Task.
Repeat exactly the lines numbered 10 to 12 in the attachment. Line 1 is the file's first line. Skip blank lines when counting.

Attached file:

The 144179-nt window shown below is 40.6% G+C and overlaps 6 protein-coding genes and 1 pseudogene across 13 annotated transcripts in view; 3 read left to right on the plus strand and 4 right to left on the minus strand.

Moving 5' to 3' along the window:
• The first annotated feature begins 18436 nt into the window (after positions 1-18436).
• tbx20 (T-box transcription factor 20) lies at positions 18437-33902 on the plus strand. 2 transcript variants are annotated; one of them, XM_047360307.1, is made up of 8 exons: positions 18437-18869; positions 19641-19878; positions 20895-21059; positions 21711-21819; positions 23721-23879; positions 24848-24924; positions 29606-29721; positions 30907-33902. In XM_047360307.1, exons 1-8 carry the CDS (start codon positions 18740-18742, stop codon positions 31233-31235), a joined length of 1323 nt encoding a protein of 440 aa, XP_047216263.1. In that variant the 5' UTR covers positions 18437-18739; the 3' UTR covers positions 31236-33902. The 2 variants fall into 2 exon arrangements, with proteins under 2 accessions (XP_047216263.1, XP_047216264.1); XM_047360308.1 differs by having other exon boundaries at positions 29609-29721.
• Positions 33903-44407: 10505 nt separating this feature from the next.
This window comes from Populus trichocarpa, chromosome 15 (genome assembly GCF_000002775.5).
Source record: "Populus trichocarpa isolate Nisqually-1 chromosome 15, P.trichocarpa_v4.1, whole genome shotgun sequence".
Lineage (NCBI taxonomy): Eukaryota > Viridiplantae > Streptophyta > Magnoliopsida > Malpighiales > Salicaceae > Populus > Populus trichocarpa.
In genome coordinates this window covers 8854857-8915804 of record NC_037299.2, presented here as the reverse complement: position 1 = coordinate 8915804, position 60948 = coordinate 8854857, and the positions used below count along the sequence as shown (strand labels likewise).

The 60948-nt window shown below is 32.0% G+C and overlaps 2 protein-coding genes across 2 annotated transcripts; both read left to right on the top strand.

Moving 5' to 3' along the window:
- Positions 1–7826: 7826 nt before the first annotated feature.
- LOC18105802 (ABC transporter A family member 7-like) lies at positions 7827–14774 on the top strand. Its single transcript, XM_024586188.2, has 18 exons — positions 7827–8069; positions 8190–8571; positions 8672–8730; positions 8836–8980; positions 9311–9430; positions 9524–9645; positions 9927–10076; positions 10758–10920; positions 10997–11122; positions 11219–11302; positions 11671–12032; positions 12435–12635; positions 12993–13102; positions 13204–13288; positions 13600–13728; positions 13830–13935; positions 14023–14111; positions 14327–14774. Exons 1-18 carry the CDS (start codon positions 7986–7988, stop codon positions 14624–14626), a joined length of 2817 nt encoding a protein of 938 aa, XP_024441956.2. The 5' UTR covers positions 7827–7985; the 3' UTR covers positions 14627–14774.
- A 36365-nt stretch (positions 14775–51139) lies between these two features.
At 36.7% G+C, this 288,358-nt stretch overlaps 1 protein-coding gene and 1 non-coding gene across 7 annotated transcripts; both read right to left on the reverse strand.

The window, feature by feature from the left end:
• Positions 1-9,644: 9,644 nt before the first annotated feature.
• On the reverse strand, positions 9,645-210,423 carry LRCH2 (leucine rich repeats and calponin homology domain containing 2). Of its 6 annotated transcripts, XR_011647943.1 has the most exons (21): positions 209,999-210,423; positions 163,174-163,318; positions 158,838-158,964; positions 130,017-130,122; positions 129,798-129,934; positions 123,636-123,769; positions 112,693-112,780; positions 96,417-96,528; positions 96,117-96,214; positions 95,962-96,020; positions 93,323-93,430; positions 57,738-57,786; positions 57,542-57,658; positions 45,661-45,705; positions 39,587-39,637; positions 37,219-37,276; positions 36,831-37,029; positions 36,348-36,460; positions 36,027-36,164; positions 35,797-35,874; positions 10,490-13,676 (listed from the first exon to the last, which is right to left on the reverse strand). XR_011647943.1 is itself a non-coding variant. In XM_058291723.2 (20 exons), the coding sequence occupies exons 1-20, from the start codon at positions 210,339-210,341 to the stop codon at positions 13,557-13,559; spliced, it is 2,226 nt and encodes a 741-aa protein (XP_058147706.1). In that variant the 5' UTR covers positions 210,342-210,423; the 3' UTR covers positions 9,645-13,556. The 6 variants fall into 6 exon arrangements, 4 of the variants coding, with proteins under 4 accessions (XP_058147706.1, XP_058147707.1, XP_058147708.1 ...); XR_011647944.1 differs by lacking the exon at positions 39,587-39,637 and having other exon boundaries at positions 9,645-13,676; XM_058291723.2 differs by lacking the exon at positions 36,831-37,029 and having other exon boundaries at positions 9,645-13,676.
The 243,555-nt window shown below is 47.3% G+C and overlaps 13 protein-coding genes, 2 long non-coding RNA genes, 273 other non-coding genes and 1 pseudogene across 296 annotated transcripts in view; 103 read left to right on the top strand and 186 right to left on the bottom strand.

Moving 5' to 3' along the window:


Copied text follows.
The 60948-nt window shown below is 32.0% G+C and overlaps 2 protein-coding genes across 2 annotated transcripts; both read left to right on the top strand.

Moving 5' to 3' along the window:
- Positions 1–7826: 7826 nt before the first annotated feature.